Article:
In this study, we present an analytical framework founded on this strategy (Figure 1) and implement it on complex traits in the UK Biobank to pinpoint causal loci and genes, decipher biological mechanisms, and devise cross-ancestry prediction models. We segmented the human reference genome into multiple 4096 bp loci, generated DNA sequences for each locus for two haplotypes per individual, and employed Sei to compute the functional genomic activities of these sequences. We designated this activity score as the Haplotype Function Score (HFS) and analyzed the association between the HFS and each trait. Our findings confirm that the HFS framework offers a unique improvement in the biological interpretation and polygenic prediction of complex traits compared to classic SNP-based methods, thereby demonstrating its value in genetic association studies.

Figure 1 with 3 supplements see all
Flowchart of the study.

Ind: individual.

Results

Overview of genome-wide HFS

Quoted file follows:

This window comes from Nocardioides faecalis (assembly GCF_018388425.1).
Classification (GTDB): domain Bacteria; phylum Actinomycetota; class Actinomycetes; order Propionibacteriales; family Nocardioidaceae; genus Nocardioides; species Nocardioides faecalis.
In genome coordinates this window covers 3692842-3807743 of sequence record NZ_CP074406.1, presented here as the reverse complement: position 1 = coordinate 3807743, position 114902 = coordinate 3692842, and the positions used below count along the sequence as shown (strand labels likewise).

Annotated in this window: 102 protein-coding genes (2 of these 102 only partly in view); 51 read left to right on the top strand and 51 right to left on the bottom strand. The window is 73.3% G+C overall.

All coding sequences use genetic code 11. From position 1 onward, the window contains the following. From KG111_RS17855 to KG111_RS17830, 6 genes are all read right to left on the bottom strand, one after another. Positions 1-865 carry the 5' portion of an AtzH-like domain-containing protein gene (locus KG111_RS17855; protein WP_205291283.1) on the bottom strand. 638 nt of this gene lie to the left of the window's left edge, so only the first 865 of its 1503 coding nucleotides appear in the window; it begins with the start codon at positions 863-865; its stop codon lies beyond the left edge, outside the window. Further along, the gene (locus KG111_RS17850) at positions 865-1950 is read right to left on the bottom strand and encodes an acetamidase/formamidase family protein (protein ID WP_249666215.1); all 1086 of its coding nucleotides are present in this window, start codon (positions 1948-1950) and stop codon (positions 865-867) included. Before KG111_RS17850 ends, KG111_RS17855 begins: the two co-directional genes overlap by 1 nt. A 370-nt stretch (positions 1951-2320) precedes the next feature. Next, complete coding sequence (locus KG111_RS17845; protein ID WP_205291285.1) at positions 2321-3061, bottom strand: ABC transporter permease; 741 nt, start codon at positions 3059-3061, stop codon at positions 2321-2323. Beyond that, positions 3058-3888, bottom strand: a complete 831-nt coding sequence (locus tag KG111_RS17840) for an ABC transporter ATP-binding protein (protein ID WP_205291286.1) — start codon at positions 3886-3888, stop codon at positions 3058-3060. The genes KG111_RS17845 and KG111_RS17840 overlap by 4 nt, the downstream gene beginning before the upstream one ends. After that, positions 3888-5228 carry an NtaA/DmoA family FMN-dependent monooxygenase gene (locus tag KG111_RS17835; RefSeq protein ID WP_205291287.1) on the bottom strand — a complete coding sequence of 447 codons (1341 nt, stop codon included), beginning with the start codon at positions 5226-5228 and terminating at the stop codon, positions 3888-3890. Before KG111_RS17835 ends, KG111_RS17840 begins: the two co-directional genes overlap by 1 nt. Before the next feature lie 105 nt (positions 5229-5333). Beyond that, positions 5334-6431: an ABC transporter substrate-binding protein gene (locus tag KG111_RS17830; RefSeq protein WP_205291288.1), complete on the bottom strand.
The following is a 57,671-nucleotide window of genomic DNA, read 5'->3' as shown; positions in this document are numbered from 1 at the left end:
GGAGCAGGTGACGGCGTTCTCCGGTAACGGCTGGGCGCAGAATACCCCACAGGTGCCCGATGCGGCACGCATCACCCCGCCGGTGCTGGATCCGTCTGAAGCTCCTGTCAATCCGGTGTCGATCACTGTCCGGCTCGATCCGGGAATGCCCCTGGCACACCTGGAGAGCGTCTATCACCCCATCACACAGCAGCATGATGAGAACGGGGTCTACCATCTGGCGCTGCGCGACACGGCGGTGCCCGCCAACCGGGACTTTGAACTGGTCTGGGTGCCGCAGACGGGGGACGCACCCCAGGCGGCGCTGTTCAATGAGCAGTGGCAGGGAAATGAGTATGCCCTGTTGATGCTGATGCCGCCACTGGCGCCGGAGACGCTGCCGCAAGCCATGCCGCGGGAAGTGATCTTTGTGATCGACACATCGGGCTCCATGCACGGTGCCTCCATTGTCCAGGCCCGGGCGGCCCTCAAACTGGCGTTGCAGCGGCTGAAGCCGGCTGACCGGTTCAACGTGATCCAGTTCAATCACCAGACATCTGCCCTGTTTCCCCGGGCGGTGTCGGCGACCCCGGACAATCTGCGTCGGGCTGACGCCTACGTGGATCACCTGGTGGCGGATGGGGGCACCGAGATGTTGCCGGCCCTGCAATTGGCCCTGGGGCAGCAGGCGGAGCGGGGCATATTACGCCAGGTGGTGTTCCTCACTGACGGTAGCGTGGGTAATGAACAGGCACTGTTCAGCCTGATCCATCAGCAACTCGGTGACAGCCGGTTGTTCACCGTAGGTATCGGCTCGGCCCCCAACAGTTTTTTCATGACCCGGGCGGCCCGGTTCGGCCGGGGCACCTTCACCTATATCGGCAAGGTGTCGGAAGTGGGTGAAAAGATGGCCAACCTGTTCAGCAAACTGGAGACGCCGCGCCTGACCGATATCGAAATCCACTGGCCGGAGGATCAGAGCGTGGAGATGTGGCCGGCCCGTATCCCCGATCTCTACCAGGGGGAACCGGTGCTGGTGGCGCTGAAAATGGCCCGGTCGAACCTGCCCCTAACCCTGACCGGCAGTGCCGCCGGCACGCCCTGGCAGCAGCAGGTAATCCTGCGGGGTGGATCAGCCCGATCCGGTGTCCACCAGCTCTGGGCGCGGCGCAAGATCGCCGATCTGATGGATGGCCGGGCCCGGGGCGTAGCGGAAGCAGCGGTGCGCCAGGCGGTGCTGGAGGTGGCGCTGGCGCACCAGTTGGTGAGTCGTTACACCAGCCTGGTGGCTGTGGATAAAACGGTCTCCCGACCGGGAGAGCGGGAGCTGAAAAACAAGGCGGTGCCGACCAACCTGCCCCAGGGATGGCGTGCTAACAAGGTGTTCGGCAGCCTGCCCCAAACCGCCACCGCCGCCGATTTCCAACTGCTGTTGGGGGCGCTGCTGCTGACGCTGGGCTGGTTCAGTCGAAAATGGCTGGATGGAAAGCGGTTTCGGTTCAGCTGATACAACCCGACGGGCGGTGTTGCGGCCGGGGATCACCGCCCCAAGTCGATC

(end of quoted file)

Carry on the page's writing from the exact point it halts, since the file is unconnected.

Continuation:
We used the HFS framework to analyze imputed genotype data from the UK Biobank (Figure 1). We segmented the human genome (hg38) into 617,378 discrete, non-overlapping loci, each 4096 base pairs long. Of these, 590,959 loci carried at least one non-reference haplotype in the UKB cohort (see Method and Supplementary file 1a). After quality control, these loci contained approximately 1.2 billion haplotypes, with a median count of 819 per loci (Figure 1—figure supplement 1). We then employed the DL framework, Sei (Chen et al., 2022), to compute sequence class scores for each haplotype. In its sequence mode, Sei accepts DNA sequences in fasta format and produces multiple distinct sequence class scores, 39 of which were included in our study (Method). Our analysis identified significant variation in sequence class scores across different loci. In fact, 49.7% of loci housed haplotypes whose sequence class (as defined by the maximum of the 39 sequence class scores) differed from the reference haplotype sequence class. Using the reference sequence class as a benchmark, we noted that 16.8% of loci showed a difference between the maximum and minimum haplotype scores that surpassed the score of the reference haplotype. Moreover, the correlation between sequence class scores of adjacent loci was low, with a median R2 value of 0.013 (Figure 1—figure supplement 2), effectively reducing the impact of LD in association studies. Further evaluation indicated that this low LD was led by two factors: integration of rare variant impacts and segmentation. Firstly, excluding rare variants from HFS caused the LD raised to median = 0.14 (Method; Figure 1—figure supplement 2C). Secondly, median LD of SNPs from adjacent loci was 0.06, which was significantly higher than HFS LD (paired Wilcoxon p = 1.76 × 10−5) but significantly lower than HFS LD without rare variants (paired Wilcoxon p < 2.2 × 10−16).